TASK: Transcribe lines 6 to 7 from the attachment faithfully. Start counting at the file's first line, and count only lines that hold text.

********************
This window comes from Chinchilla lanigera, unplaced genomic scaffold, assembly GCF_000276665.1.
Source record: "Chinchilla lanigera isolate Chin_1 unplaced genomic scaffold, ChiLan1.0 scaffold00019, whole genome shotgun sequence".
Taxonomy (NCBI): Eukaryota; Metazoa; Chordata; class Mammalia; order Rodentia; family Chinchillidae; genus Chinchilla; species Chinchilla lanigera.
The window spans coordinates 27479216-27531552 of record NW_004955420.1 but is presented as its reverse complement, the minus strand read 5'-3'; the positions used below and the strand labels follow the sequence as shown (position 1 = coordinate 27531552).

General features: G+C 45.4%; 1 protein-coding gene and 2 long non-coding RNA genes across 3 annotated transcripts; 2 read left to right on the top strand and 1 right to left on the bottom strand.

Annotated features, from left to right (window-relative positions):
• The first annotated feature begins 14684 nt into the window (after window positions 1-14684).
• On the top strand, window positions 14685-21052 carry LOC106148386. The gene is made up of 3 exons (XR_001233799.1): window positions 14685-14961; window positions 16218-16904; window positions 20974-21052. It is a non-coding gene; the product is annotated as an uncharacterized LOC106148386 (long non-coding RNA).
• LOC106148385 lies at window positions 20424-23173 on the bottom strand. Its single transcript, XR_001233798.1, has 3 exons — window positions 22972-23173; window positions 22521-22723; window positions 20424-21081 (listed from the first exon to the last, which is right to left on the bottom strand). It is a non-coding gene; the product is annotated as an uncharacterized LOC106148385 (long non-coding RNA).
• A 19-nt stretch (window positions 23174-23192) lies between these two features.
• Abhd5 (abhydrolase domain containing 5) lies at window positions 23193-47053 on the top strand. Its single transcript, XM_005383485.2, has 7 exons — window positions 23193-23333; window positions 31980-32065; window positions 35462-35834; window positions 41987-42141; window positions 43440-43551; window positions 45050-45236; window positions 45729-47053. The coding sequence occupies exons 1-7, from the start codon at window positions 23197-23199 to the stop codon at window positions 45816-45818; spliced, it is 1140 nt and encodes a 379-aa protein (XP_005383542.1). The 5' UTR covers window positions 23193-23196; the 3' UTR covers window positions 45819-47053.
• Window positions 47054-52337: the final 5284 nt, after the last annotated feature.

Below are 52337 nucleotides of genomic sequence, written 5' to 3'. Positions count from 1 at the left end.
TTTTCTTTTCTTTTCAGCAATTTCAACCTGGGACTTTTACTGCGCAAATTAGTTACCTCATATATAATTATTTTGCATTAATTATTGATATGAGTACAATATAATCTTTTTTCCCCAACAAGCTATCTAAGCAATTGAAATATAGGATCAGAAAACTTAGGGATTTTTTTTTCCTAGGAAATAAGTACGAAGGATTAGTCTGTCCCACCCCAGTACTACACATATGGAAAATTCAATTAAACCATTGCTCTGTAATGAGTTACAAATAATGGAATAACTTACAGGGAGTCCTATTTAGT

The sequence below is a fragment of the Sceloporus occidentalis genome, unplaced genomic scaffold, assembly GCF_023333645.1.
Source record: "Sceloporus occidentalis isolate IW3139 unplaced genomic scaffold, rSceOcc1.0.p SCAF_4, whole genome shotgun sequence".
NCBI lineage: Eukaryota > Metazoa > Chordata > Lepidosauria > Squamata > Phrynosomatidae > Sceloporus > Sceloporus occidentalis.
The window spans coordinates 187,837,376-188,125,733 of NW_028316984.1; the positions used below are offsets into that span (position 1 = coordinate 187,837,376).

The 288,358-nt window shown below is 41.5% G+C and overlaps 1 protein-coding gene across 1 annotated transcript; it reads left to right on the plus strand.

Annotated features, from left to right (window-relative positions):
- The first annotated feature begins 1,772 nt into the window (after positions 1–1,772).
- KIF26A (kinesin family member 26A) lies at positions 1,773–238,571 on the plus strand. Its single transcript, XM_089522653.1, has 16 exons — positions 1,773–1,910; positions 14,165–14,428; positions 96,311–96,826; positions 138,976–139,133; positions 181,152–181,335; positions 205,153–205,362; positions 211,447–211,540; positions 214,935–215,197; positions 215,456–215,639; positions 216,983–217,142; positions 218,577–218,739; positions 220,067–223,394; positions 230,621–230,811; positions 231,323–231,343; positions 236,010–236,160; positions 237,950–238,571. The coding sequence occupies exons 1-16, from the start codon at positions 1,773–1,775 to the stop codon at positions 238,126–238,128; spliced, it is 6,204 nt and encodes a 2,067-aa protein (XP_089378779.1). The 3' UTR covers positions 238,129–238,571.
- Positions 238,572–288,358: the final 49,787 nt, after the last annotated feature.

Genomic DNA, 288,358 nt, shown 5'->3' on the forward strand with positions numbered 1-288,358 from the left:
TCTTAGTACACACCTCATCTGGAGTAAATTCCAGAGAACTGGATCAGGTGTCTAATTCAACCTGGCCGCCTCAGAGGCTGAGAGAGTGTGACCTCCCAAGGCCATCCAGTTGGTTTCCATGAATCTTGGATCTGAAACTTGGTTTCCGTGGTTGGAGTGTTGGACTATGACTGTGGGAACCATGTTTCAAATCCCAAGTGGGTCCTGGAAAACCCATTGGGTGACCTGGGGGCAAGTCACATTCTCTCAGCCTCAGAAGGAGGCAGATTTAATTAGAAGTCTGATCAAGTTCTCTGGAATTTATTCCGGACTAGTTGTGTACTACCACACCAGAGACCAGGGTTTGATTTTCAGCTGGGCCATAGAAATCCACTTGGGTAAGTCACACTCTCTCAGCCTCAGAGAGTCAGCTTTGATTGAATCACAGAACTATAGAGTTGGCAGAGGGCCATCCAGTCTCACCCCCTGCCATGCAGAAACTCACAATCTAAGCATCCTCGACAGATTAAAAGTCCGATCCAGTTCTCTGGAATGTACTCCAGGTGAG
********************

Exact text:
Annotated features, from left to right (window-relative positions):
• The first annotated feature begins 14684 nt into the window (after window positions 1-14684).